SOUTHERN TEMPERAMENT AND NORTHERN FIRMNESS – THIS IS HOW RAFAEL ARUTYUNYAN’S EXHIBITION CAN BE SUMMED UP
“DELOVAYA ESTONIA,” (newspaper supplement), August 5th, 2002
Written by Elena Kostina
The photo: Rafael Arutyunyan, his granddaughter and son/producer Areg Arutyunyan.
In Tallinn’s “Old Town Studio” theatre at Sakala Street 3, an exhibition of drawings and paintings of the Estonian painter and sculptor Rafael Arutyunyan has been opened, containing over 230 of his works created within the last five years. Every work is interesting. The majority of them are profound and, as the organiser of the exhibition, Areg Arutyunyan, says, they make you think.
Rafael Arutyunyan developed as an original artist here, in Estonia. In 1964, he graduated from the Estonian State Institute of Fine Arts and obtained the vocation of sculptor. Many of his works have received the highest appraisals from his colleagues and critics, the general public and foreign art connoisseurs. Despite having received numerous tempting offers, he deliberately refrains from selling his works to private owners.
All his adult life Arutyunyan has been struggling for the right to be himself, a personality in art, for creating art for the soul and not for money. His thesis work – a project for a figured monument dedicated to the victims of the Jewish ghetto in the city of Odessa – at that time caused serious arguments between the members of the examination commission. Many of the sculptor’s ideas remained unimplemented. There was no room for them then due to their contradictions with the existing official standards of the socially realistic monumental art.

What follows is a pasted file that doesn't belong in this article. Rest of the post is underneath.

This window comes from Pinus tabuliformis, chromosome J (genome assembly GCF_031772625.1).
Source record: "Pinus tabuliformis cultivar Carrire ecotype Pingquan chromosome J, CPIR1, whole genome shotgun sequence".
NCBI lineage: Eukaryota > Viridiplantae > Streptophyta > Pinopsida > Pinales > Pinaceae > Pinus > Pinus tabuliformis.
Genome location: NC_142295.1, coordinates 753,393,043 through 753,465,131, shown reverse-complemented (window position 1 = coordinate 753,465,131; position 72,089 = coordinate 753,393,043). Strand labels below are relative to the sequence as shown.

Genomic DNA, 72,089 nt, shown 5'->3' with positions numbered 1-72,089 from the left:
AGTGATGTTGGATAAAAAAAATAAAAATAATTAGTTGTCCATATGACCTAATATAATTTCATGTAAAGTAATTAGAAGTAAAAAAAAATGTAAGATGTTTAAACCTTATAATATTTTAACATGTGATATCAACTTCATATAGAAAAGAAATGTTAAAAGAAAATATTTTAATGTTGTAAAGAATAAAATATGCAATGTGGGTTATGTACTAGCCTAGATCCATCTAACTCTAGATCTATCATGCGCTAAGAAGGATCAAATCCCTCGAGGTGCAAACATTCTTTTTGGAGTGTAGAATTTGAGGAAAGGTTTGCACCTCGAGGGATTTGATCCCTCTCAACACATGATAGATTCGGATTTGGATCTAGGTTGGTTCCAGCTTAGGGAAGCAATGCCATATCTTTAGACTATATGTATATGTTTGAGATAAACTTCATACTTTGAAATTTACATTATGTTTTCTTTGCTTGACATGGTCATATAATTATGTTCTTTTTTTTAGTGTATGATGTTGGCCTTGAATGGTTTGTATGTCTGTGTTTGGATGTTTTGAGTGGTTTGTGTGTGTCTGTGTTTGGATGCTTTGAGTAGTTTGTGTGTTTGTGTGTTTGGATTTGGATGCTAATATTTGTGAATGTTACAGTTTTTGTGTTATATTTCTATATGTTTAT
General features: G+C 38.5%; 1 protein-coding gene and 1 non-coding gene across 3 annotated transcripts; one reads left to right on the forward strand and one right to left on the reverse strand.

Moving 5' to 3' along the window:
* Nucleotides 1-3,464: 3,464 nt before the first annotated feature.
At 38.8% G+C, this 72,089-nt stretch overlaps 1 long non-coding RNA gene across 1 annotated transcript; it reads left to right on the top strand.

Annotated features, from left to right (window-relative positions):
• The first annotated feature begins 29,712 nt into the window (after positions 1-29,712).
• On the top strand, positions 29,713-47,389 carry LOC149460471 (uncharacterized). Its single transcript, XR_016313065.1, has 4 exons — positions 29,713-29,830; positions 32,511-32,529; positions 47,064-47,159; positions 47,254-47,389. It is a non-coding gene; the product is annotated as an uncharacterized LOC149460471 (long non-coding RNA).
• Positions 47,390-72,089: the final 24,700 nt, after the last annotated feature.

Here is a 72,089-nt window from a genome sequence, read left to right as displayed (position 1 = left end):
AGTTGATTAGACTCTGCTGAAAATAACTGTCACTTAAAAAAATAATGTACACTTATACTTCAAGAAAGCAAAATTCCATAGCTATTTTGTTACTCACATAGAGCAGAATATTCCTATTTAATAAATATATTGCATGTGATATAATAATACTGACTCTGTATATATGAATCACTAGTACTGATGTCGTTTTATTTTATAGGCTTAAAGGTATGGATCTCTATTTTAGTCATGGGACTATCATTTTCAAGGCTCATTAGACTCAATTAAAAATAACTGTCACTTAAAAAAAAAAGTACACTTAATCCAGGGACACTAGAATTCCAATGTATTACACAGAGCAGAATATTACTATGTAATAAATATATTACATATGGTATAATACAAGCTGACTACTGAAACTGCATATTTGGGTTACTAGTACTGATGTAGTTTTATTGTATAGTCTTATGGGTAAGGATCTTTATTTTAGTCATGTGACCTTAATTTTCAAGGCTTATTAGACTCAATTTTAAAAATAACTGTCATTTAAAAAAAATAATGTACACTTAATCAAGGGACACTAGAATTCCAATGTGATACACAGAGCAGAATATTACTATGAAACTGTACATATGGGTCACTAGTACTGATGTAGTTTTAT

In Rafael Arutyunyan’s life, the extraordinary and the unconventional has always dominated over the mundane and the trivial. Art expert A. Sidorov uses the following words to describe him: “The complicated and multi-coloured art world of Arutyunyan, where everything is in motion and changing, is full of inner strength. This world is capable of undergoing metamorphoses through paradoxical connections, avoiding stale and monosemantic forms, strict genre restrictions. His important epochal yet also tragic theme is expressed in the comparatively small works: “Hard years,” “The sun above the ghetto,” “Warning. Chernobyl.”
In the multi-coloured palette of Arutyunyan’s art even the habitual connections between this or that colour of the major or the minor gamma can be altered. For example, black can denote strong will and life affirmation, and polychromatic, pretty colouring can cause a feeling of anxiety in the spectator, create an atmosphere of nervousness.
Especially noteworthy is Arutyunyan’s gift of achieving persuasive artistic results when working with various materials and artificial substitutes. “He has the ability to produce from any ersatz a new, untypical of the given type of stone, wood or metal aesthetic quality, visual effects unknown in nature, erasing the borders between expensive and auxiliary materials.
It is difficult for an artist to create works that are meant as mere decorations and not as media for shaking up the world of the man in the street, his feeling of stability and satisfaction.
The master, having for a long time been in irreconcilable opposition to the official culture, finds it difficult today to discover his place in the market-driven economy and commercial demand that has substituted ideological demand. Still, Arutyunyan is attracted to images that are directed at “the town and the world,” positively populistic, actively influencing a wide audience.